A history of height in Auburn's College Edge Overlay District
On Thursday, Feb. 8, the Auburn Planning Commission unanimously recommended a change in the height limit of buildings in the College Edge Overlay District (CEOD). Currently, the building height limit within the district is 65 feet, a reduction from the 75-foot limit originally recommended as part of the Downtown Master Plan.
The CEOD covers the core of downtown Auburn, including property fronting College Street from the railroad tracks to just south of Magnolia Avenue.
Downtown review initiatives
Three different City initiatives in the last 12 years have taken an in-depth look at the City of Auburn’s zoning regulations in the downtown area. The first major review began in 2006, with the formation of the Urban Core Task Force (UCTF), led by former Auburn Mayor Jan Dempsey.
The mission of the UCTF was to evaluate laws and policies toward formulating a community vision for the Urban Core. As part of this, the group vetted building height and found that the existing 60-foot height limit could not accommodate non-residential uses within a typical five-story building.
Non-residential uses require greater floor-to-ceiling heights than residential uses, which typically require 12-feet per floor. Offices usually have 14-foot ceilings, and commercial or retail spaces usually have 16-foot ceilings. The UCTF proposed increasing the building height to 66 feet in the Urban Core and CEOD to allow a typical five-story mixed-use building to have a commercial ground floor, offices on the second floor and up to three residential floors. The Auburn City Council adopted these recommendations in 2007.
In 2009, the Auburn Chamber of Commerce Commercial Business Focus Group filed a report with Auburn Mayor Bill Ham Jr. identifying challenges and obstacles to development in the Urban Core, including the changes adopted in 2007. In response, Mayor Ham appointed a Downtown Study Committee (DSC) consisting of Council and Planning Commission members. The DSC reviewed the Chamber report and made recommendations to help downtown Auburn thrive.
The DSC ultimately held 13 meetings with input from stakeholders including downtown business and property owners, Auburn University, the Chamber of Commerce and the former chair of the UCTF.
The DSC’s recommendations included raising the maximum building height in the Urban Core and CEOD from 66 to 75 feet, allowing more than residential units to exist above the second floor in a multi-story building. The Auburn City Council adopted the DSC’s recommendations in 2010.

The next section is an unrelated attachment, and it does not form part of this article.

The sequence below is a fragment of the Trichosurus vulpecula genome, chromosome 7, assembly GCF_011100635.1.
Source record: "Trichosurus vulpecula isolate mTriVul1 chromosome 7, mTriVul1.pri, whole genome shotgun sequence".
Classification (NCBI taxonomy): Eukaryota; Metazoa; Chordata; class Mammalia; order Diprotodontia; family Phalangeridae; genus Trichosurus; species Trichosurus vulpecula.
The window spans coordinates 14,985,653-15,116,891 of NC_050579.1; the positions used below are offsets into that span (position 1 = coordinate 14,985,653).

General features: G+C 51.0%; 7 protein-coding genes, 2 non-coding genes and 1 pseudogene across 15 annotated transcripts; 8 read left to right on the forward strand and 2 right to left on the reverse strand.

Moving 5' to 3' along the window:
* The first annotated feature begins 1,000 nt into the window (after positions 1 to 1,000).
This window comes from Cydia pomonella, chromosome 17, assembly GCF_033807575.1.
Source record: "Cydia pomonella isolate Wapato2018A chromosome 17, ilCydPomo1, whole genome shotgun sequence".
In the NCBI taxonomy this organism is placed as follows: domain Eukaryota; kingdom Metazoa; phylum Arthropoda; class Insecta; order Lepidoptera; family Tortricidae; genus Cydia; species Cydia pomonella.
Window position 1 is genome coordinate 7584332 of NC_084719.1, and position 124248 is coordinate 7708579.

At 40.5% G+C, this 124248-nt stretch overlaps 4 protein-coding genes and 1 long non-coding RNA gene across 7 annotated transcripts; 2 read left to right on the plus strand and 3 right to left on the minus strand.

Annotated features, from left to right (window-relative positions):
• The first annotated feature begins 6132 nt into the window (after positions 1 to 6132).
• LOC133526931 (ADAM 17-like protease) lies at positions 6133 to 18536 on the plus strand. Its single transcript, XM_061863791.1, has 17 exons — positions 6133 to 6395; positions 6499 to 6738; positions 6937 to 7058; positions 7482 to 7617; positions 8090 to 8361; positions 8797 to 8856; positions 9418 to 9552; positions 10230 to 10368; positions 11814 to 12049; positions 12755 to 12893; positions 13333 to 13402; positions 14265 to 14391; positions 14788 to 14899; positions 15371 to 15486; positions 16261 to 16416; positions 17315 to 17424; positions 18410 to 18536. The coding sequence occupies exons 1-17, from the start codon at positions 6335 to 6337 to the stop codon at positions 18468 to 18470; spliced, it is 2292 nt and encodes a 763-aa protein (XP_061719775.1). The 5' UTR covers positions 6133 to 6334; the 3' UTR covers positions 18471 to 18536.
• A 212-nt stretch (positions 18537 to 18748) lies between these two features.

Downtown Master Plan
In 2013, the City of Auburn initiated the Downtown Master Plan (DMP) process. The process solicited input from stakeholders and residents through public workshops, a community preference survey, a steering committee that included local business owners and community leaders, individual stakeholder interviews and open house and public hearings. After extensive study and public input over an almost three-year period, the Downtown Master Plan recommended that the maximum building height remain at 75 feet to both “preserve and expand the existing charm and sense of scale of the City’s Historic core as a shopping, dining and entertainment district.”
The Auburn City Council adopted the Downtown Master Plan in 2015. During the March 2016 adoption hearing for the zoning regulations needed to implement the DMP, the Council reduced the maximum building height in the CEOD to 65 feet, less than what was recommended by any of the three previous initiatives.
Revisiting the height limit
The height discussion arose again during a joint meeting with the Council and Planning Commission in November. As a result, the issue was brought again before the Auburn Planning Commission to restore the building height of 75 feet recommended by the Downtown Study Committee and the Downtown Master Plan.
After years of study and public input, the staff recommended to the Planning Commission that 75 feet represents the optimal height to both “preserve and expand” downtown, allowing for a dynamic mix of uses, rather than just residential, above the first floor.
The Auburn City Council will hold a public hearing and consider the Planning Commission’s recommendation at its March 20 meeting.